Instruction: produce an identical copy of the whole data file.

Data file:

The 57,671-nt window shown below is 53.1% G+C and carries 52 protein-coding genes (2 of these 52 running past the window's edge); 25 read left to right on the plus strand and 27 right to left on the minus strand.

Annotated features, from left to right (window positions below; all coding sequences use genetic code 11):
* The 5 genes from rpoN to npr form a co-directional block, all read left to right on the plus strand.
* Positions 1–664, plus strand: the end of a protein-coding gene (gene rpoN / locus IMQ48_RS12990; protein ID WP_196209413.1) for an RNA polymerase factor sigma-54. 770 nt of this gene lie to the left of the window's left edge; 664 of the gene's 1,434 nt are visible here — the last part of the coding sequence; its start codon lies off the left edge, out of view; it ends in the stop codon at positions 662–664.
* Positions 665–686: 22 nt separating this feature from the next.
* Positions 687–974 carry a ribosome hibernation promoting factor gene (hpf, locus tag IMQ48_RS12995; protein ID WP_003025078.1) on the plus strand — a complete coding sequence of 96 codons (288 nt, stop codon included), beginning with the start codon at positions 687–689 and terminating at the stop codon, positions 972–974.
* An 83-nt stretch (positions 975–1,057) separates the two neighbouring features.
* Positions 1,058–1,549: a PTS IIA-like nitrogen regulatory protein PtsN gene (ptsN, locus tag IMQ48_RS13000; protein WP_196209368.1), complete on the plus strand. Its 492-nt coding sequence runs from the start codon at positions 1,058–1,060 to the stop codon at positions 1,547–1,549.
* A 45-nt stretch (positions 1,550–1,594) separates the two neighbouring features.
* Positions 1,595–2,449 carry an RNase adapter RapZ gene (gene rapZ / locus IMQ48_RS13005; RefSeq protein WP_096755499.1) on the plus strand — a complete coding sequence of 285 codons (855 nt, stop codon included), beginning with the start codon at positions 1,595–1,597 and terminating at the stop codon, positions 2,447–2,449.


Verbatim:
The 57,671-nt window shown below is 53.1% G+C and carries 52 protein-coding genes (2 of these 52 running past the window's edge); 25 read left to right on the plus strand and 27 right to left on the minus strand.

Annotated features, from left to right (window positions below; all coding sequences use genetic code 11):
* The 5 genes from rpoN to npr form a co-directional block, all read left to right on the plus strand.
* Positions 1–664, plus strand: the end of a protein-coding gene (gene rpoN / locus IMQ48_RS12990; protein ID WP_196209413.1) for an RNA polymerase factor sigma-54. 770 nt of this gene lie to the left of the window's left edge; 664 of the gene's 1,434 nt are visible here — the last part of the coding sequence; its start codon lies off the left edge, out of view; it ends in the stop codon at positions 662–664.
* Positions 665–686: 22 nt separating this feature from the next.
* Positions 687–974 carry a ribosome hibernation promoting factor gene (hpf, locus tag IMQ48_RS12995; protein ID WP_003025078.1) on the plus strand — a complete coding sequence of 96 codons (288 nt, stop codon included), beginning with the start codon at positions 687–689 and terminating at the stop codon, positions 972–974.
* An 83-nt stretch (positions 975–1,057) separates the two neighbouring features.
* Positions 1,058–1,549: a PTS IIA-like nitrogen regulatory protein PtsN gene (ptsN, locus tag IMQ48_RS13000; protein WP_196209368.1), complete on the plus strand. Its 492-nt coding sequence runs from the start codon at positions 1,058–1,060 to the stop codon at positions 1,547–1,549.
* A 45-nt stretch (positions 1,550–1,594) separates the two neighbouring features.
* Positions 1,595–2,449 carry an RNase adapter RapZ gene (gene rapZ / locus IMQ48_RS13005; RefSeq protein WP_096755499.1) on the plus strand — a complete coding sequence of 285 codons (855 nt, stop codon included), beginning with the start codon at positions 1,595–1,597 and terminating at the stop codon, positions 2,447–2,449.